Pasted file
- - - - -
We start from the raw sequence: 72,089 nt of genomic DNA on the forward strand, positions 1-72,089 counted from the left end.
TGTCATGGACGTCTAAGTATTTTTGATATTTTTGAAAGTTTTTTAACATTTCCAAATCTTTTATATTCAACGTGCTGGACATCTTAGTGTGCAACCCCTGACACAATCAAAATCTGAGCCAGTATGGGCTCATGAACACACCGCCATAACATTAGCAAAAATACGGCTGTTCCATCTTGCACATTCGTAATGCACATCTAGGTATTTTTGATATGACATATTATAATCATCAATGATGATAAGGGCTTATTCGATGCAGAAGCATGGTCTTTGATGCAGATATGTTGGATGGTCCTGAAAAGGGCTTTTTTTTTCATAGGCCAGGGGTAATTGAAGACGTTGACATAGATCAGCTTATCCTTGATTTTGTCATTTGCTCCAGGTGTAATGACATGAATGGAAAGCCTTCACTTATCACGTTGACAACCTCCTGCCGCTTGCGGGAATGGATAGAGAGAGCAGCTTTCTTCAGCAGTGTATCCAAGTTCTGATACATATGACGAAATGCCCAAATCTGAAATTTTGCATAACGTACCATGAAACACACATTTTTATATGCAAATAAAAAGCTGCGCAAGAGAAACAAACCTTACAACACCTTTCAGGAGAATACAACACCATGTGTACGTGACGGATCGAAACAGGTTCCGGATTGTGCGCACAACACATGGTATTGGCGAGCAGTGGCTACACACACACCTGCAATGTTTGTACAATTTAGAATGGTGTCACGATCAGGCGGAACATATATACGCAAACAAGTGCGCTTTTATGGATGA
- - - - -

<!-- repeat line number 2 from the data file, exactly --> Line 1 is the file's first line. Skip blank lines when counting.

TGTCATGGACGTCTAAGTATTTTTGATATTTTTGAAAGTTTTTTAACATTTCCAAATCTTTTATATTCAACGTGCTGGACATCTTAGTGTGCAACCCCTGACACAATCAAAATCTGAGCCAGTATGGGCTCATGAACACACCGCCATAACATTAGCAAAAATACGGCTGTTCCATCTTGCACATTCGTAATGCACATCTAGGTATTTTTGATATGACATATTATAATCATCAATGATGATAAGGGCTTATTCGATGCAGAAGCATGGTCTTTGATGCAGATATGTTGGATGGTCCTGAAAAGGGCTTTTTTTTTCATAGGCCAGGGGTAATTGAAGACGTTGACATAGATCAGCTTATCCTTGATTTTGTCATTTGCTCCAGGTGTAATGACATGAATGGAAAGCCTTCACTTATCACGTTGACAACCTCCTGCCGCTTGCGGGAATGGATAGAGAGAGCAGCTTTCTTCAGCAGTGTATCCAAGTTCTGATACATATGACGAAATGCCCAAATCTGAAATTTTGCATAACGTACCATGAAACACACATTTTTATATGCAAATAAAAAGCTGCGCAAGAGAAACAAACCTTACAACACCTTTCAGGAGAATACAACACCATGTGTACGTGACGGATCGAAACAGGTTCCGGATTGTGCGCACAACACATGGTATTGGCGAGCAGTGGCTACACACACACCTGCAATGTTTGTACAATTTAGAATGGTGTCACGATCAGGCGGAACATATATACGCAAACAAGTGCGCTTTTATGGATGA